We might seem to be unlikely friends, living thousands of miles apart and from different cultures, but we are, just the same. Magda and Fabio Lisboa from Natal, Brazil, were actually my parents’ friends, but are my friends too.

What keeps us connected are my parents, who although they are no longer here, are our common bond. What keeps us apart is distance and time.

Fabio met my father, who was doing an exchange teaching stint from the University of Southern Maine through Partners of America in Brazil.

Fabio recently told me that my father took an interest in him and his teaching career right away and encouraged him to come to the United States and do an exchange at USM.

So he did. I met Fabio at dinner at my parents’ home that first time. We talked about music and teaching and family.

I didn’t expect to see him again, but a few years later he was back at USM for another exchange. Although his wife Magda and his two daughters stayed behind in Brazil, they were much evident in conversation. We became reacquainted. Saying goodbye, I thought it was the final time.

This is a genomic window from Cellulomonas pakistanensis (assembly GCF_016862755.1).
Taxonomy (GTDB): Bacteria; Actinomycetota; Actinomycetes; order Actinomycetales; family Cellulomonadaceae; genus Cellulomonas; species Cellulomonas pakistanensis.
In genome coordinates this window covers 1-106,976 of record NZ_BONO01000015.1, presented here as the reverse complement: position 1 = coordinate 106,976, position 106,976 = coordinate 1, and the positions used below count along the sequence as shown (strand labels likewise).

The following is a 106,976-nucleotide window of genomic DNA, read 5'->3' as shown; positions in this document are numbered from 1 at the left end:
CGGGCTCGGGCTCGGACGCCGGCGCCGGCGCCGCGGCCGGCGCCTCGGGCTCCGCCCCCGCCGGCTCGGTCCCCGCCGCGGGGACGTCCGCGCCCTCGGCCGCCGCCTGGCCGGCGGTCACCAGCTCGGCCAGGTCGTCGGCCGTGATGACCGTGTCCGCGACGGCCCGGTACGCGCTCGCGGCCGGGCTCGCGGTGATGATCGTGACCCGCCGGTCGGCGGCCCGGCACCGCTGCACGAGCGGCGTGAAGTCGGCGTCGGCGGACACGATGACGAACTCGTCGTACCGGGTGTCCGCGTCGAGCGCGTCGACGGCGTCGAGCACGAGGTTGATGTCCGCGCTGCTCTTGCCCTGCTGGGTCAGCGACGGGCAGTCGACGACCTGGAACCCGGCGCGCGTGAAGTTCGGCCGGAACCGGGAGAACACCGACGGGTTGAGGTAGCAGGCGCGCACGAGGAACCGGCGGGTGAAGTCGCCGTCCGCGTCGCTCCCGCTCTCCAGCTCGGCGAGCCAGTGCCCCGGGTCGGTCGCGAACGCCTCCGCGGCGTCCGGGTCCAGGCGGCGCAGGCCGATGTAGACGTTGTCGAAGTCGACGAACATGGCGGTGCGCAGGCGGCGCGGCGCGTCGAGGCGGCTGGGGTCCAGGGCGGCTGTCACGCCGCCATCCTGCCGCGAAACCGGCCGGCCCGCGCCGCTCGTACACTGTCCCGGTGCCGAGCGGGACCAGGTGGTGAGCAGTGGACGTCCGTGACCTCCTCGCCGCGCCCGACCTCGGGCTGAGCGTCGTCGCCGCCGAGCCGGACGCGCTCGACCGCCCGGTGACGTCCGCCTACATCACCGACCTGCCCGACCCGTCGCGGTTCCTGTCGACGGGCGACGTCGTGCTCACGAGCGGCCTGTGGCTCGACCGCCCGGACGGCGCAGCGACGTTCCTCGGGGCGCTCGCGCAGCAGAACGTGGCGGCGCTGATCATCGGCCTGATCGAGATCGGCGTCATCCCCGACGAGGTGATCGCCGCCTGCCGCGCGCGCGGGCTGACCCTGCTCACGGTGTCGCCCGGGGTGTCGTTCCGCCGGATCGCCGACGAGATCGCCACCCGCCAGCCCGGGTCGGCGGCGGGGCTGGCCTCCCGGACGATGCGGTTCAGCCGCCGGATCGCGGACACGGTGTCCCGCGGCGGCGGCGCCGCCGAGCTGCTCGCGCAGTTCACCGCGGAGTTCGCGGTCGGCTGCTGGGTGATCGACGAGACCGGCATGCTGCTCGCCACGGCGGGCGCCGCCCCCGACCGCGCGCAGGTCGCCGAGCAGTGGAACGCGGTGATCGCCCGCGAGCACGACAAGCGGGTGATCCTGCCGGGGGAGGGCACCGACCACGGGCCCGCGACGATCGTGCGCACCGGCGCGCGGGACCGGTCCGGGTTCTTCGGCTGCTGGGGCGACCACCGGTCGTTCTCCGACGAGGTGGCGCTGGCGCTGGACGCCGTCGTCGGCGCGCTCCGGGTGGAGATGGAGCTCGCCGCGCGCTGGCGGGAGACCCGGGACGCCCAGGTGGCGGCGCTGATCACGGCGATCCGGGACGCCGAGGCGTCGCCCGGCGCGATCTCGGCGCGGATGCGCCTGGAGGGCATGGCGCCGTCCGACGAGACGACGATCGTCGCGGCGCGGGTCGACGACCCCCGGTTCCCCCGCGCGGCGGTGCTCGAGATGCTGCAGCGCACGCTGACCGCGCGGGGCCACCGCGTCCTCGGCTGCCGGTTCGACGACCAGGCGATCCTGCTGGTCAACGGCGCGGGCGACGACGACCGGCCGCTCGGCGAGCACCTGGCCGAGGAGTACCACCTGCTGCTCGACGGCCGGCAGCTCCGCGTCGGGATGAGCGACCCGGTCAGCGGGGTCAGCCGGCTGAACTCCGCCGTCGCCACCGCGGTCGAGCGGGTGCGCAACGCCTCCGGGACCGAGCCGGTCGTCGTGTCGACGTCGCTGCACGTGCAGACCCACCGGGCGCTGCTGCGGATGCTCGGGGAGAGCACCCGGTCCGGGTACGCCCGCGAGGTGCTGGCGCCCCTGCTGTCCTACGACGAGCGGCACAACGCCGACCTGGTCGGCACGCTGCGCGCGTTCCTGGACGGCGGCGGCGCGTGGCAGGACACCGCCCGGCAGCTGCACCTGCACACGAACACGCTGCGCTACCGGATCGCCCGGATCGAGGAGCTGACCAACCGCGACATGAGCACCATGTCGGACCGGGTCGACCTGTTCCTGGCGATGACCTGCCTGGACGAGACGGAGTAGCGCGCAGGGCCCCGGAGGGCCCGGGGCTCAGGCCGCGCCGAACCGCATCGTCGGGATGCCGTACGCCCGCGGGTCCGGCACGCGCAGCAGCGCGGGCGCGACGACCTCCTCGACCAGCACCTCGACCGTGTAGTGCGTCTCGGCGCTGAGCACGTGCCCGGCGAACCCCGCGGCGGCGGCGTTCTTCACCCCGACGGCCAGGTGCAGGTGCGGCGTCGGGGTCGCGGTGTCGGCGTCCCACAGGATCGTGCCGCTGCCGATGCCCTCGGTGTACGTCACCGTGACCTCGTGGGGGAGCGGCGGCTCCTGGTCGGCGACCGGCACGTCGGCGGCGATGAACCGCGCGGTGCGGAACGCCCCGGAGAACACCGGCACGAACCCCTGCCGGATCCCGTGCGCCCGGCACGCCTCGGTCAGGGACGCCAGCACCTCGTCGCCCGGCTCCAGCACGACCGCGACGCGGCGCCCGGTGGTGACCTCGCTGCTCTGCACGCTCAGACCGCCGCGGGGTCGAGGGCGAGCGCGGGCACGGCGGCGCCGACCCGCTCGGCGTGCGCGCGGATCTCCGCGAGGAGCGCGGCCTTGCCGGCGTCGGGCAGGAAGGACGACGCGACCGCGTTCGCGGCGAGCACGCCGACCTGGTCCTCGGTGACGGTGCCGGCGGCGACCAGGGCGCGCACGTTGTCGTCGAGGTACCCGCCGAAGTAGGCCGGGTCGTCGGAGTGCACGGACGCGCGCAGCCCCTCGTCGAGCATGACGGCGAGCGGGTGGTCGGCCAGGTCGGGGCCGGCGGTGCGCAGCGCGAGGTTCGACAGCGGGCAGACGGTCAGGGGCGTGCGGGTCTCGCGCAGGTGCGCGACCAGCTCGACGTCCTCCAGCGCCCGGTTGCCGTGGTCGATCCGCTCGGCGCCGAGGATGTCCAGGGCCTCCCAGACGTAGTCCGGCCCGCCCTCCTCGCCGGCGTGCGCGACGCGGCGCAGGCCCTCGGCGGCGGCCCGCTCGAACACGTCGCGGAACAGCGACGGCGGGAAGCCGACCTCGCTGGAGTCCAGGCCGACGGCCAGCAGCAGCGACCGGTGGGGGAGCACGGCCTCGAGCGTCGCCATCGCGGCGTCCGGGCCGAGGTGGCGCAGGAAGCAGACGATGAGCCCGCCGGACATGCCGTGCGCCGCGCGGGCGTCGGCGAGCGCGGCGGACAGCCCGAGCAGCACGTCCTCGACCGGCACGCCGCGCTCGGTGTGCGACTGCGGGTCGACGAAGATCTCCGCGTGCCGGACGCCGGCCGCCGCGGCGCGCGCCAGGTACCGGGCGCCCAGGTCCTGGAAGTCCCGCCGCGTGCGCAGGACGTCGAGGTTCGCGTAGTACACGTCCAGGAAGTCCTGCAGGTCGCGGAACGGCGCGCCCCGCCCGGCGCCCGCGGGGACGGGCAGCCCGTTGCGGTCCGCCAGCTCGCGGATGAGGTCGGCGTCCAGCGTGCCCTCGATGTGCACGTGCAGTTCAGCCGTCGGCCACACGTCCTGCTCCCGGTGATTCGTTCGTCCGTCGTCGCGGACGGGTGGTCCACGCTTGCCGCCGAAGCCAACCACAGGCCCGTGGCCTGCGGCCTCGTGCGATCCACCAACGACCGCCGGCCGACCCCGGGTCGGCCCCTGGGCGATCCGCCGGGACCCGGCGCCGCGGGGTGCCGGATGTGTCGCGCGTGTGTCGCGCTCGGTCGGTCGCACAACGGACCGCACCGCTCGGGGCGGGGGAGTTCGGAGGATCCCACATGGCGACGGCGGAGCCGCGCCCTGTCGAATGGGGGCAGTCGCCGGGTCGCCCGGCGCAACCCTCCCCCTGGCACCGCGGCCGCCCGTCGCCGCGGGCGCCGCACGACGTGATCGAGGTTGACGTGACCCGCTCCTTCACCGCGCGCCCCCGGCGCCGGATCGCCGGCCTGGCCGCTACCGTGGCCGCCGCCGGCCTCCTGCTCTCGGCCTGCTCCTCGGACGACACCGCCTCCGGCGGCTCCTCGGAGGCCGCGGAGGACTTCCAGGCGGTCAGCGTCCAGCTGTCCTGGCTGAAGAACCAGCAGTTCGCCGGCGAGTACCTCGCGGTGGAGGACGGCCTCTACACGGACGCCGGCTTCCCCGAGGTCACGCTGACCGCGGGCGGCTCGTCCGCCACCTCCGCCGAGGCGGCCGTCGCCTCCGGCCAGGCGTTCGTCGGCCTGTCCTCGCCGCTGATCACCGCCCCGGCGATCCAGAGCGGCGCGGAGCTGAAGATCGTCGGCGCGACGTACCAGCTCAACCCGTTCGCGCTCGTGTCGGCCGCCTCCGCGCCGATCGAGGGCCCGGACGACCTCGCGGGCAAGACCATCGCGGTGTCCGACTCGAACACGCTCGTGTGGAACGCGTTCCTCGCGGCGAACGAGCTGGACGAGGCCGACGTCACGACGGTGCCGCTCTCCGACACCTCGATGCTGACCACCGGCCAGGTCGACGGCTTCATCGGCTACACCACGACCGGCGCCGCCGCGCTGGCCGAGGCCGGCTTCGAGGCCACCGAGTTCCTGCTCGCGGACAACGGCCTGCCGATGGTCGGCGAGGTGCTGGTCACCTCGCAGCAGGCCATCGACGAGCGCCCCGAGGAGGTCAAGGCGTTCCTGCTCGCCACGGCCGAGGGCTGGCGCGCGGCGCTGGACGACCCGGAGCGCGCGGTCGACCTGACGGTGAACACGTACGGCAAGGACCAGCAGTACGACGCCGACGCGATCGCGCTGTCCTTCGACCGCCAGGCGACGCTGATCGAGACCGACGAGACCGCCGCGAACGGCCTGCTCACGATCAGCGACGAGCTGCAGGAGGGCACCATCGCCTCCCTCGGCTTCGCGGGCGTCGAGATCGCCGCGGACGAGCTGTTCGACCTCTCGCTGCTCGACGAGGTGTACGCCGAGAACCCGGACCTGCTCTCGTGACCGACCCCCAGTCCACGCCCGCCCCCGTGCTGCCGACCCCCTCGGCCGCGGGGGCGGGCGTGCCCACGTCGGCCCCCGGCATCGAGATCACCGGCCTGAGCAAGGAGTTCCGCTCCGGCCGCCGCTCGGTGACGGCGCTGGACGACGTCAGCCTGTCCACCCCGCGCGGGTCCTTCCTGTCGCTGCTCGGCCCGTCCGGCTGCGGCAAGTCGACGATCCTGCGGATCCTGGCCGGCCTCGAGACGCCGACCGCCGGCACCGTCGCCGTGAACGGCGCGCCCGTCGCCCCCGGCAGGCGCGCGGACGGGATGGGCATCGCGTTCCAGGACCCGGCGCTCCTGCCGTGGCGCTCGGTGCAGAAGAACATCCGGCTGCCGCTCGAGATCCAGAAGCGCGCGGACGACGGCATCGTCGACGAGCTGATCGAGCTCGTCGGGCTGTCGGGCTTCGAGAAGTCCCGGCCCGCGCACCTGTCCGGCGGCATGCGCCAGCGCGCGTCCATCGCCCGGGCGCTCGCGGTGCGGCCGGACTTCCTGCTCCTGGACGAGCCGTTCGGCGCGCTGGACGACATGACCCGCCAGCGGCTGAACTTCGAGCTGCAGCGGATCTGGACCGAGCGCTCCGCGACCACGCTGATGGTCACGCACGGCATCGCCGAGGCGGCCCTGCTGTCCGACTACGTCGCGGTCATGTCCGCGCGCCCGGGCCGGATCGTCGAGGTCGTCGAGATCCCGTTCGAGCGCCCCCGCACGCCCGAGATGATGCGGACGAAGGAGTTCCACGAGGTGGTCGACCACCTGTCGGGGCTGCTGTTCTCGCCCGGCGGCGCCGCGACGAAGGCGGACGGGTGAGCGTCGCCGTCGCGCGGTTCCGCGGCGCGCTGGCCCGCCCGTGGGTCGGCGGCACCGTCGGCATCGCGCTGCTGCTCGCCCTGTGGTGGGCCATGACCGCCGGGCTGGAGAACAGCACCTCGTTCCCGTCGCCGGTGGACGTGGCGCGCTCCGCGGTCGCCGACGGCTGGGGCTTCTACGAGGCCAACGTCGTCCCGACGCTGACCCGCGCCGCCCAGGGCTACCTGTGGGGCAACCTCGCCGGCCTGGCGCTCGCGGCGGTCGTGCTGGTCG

But Fabio and his family came back two more times. They were in Orono for two years while Fabio was getting his master’s and in Ohio for three while he was getting his Ph.D. During these years I didn’t see them, but my  parents did, and kept me updated.

Finally, in 1997 the entire family, complete with Fabio’s mother this time, visited my parents. Again I thought it was the last time I’d see them.

As my parents got older, they lost touch. So after my parents died in 2004, I felt I needed to let them know. Sadly I wrote a letter, which in return they answered, and we decided to keep in touch via e-mail.

This January they visited the United States again, this time in honor of Magda’s 50th birthday. Besides Orlando and Las Vegas, one stop on their busy agenda was in South Portland to see me at my family’s house.

We had late-afternoon lunch together in the dining room. Fabio was talkative, eager to catch up on our lives and my parents’ final years and the Paul McCartney concert I saw at Fenway. He had perfected his English over the years, but maintained a beautiful cadence to it that I assumed was the Portuguese influence.

Magda was quieter, but I started to realize she was somewhat unsure of her English. We didn’t move from the table for almost two hours. Fabio repeated his invitation for me to visit them in Brazil as he drew a map of the flight directions.

“I’ll never get there,” I thought to myself. When they got into their car, I felt sad. I’m not fond of goodbyes.

But as they drove off, I realized the miles between South Portland, Maine, and Natal, Rio Grande do Norte, didn’t seem that long anymore.

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